The new framework will see the introduction of the “Green Traveller Initiative” for paperless passenger declarations via the Online C5 Portal for the simultaneous submission of a declaration by the passenger to both Customs and Immigration. The Customs Agency is also taking steps to facilitate the declaration process with the introduction of a mobile application that may be used on any mobile device, while at Jamaica’s international airports and cruise ship piers or prior to arrival. The portal and mobile app will be multilingual to offset the language barriers encountered when using the physical form. A key feature of this innovation is the ability to update the declaration or submission based on any changes to the passengers’ itinerary and accompanying luggage. This will ensure consistency and accuracy in the declaration process.
Roving Customs officers armed with mobile devices will verify travel documents of arriving passengers in the Customs Hall. Being customer-centric and fully cognizant of the impact of the passengers’ first experience on entering Jamaica, the Agency has applied itself to leveraging technology, in order to enhance its responsiveness to final processing and management of the throughput in order to reduce or ultimately avoid congestion. The Passengers’ use of e-services will thus be rewarded with a simple and efficient means of processing.
In addition to providing the technology for the increased throughput of passengers, the Customs Agency will be augmenting its border protection and management capabilities through the inclusion of a smart surveillance system with facial recognition capabilities amongst other features, to identify risks to society or national security.
Electronic Single Window
Customs is the lead agency for the implementation and operation of the Jamaica Single Window for Trade (JSWIFT) project, which commenced in August 2018, and will be completed on a phased basis over a three year period. Importantly, the success of this project hinges on further partnership and successful business and service delivery reforms for other BRAs, with the first phase to include eight agencies. The second phase will, thereafter, include an additional 12 agencies for the full automation of all services related to international trade. The project will include the re-engineering of business processes to eliminate duplications and redundancies in Jamaica’s trade mechanism, and in so doing, provide a single, integrated access point for trade.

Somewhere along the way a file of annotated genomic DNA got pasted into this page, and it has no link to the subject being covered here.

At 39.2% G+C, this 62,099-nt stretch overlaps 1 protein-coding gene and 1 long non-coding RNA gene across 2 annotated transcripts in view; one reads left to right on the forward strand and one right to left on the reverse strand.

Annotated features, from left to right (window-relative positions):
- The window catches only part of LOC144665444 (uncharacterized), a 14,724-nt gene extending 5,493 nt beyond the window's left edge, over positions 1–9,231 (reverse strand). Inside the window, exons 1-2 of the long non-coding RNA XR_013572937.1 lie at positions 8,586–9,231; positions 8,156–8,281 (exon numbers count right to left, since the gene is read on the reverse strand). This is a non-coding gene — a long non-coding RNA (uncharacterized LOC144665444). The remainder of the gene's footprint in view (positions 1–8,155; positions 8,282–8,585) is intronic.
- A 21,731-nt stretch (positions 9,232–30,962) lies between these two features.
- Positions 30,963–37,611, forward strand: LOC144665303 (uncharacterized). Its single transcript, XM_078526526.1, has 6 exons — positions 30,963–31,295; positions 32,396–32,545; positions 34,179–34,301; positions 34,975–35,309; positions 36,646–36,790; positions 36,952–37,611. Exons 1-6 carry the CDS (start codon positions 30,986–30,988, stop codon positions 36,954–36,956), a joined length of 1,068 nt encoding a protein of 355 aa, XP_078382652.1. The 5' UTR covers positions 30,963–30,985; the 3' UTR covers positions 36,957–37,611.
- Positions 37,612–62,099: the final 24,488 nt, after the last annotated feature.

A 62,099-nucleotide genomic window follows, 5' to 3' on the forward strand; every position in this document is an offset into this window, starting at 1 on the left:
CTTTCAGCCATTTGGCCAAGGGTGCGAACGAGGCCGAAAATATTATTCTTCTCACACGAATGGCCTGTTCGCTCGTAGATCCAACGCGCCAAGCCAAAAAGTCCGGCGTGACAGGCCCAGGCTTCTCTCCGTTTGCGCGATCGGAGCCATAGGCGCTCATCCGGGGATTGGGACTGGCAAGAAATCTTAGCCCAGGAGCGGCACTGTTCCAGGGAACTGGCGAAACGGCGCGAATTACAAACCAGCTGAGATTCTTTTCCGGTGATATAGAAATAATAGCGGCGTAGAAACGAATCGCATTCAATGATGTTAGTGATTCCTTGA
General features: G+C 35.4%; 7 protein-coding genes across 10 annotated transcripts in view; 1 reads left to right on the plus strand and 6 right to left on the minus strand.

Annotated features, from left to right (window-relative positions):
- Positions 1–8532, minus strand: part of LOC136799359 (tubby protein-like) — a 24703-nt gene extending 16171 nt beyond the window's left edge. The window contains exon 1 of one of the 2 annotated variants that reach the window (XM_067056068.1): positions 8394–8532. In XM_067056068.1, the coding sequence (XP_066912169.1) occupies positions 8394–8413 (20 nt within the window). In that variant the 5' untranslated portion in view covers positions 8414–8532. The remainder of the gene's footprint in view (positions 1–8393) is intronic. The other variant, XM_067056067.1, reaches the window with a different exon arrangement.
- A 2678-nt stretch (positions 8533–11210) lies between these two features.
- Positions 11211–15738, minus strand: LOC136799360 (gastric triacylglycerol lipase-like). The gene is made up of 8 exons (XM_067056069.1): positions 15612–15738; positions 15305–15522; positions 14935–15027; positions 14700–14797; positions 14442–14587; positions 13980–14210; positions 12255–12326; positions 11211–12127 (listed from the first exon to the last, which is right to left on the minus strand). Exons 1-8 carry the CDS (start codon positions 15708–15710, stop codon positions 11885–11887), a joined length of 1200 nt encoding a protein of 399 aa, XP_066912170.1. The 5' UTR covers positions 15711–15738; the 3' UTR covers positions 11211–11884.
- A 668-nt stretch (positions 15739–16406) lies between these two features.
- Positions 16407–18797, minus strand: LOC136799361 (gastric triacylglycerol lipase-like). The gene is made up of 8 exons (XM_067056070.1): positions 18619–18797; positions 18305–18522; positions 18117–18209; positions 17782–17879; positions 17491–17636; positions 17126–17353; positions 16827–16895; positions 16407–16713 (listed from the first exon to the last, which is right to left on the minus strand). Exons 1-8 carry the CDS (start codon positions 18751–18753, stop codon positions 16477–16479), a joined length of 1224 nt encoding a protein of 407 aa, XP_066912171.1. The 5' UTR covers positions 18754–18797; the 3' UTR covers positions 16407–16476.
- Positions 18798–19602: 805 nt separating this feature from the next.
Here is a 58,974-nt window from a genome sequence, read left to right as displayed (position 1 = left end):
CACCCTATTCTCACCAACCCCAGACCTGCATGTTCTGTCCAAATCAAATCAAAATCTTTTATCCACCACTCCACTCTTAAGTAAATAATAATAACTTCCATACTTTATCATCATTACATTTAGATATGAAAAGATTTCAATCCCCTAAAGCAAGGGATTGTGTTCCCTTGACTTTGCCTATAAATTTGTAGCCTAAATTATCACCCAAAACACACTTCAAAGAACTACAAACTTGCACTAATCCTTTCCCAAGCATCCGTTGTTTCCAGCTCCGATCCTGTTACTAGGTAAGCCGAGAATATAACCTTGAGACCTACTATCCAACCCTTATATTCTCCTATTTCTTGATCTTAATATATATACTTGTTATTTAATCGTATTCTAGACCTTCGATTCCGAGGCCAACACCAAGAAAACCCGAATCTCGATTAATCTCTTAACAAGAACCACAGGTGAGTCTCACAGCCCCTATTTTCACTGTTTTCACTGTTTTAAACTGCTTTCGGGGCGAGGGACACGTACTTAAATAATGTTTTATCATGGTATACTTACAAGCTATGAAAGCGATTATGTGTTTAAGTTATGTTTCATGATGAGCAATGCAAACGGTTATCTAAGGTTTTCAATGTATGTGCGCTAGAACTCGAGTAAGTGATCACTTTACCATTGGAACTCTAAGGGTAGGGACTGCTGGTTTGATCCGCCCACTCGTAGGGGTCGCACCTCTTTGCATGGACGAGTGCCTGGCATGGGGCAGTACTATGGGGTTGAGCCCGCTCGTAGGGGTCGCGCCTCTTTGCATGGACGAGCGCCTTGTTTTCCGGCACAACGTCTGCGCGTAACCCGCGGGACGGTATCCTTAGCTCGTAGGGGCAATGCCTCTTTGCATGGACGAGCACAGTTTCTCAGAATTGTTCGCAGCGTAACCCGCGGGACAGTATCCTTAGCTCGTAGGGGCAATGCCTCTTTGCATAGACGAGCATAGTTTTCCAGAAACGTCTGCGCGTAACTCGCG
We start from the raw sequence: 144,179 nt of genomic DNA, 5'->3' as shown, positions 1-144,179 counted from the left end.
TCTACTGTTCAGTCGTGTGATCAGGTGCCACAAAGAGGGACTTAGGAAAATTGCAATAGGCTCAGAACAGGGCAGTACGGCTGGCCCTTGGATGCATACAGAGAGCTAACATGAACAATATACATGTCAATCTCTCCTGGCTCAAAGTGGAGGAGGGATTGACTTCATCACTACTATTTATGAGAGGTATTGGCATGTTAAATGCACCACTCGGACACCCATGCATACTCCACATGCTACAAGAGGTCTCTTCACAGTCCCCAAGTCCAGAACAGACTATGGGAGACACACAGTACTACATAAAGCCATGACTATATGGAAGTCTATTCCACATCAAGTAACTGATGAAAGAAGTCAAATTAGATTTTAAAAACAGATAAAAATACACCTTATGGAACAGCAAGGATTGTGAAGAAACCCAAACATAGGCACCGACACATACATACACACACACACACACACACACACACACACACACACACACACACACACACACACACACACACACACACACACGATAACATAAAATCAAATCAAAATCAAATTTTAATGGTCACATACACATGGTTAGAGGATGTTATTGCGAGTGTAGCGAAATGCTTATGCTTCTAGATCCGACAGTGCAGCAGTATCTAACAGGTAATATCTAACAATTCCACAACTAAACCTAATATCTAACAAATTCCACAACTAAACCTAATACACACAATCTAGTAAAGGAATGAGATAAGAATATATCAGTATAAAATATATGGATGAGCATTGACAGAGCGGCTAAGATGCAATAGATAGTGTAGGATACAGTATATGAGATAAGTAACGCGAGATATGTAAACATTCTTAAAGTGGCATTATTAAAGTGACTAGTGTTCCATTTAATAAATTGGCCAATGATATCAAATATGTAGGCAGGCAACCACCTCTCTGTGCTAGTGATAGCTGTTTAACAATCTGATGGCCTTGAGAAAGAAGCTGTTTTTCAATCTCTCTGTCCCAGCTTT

The project’s key benefits will include data harmonization and standardization using the WCO Data Model for consistency across the BRAs, while reducing documentary requirements with a single point for the submission and payment of all licences, permits, certificates, and other approvals. The adoption and use of this international standard will eliminate several forms and data elements, while ensuring compatibility and data exchange across all participating agencies including Customs. Indeed, the implementation of JSWIFT will be significant to the further improvement of service delivery for cross-agency interoperability and increased trade facilitation.
It is acknowledged that international trade is a vital driver of economic well-being, job creation and the generation of wealth, with Customs administrations widely recognized as major contributors to trade efficiency. This is achieved by ensuring compliance with national and regulatory requirements and multilateral trading rules. Being able to fulfil Customs’ core mandates of trade facilitation, revenue collection, border protection, and supply chain security is essential to enable a country to participate fully in the global marketplace.
The increased use of technology by Customs authorities will afford new opportunities for cross-border integration and Customs-to-Customs cooperation to facilitate and enhance trade. Such economies will see reduced time and complexity while improving their competitiveness in the global market through increased efficiency and predictability. The introduction and expanded use of disruptive technologies such as blockchain can provide secure access to digital transaction records for improved compliance and increased trade facilitation while reducing transaction cost and time for verification to the trading community.
While ICT is not the panacea for all international trade, economic growth and border management ills, it provides extensive opportunities improving same. The Jamaica Customs Agency began the journey towards fulfilling its vision of full automation; today, it fully embraces its journey.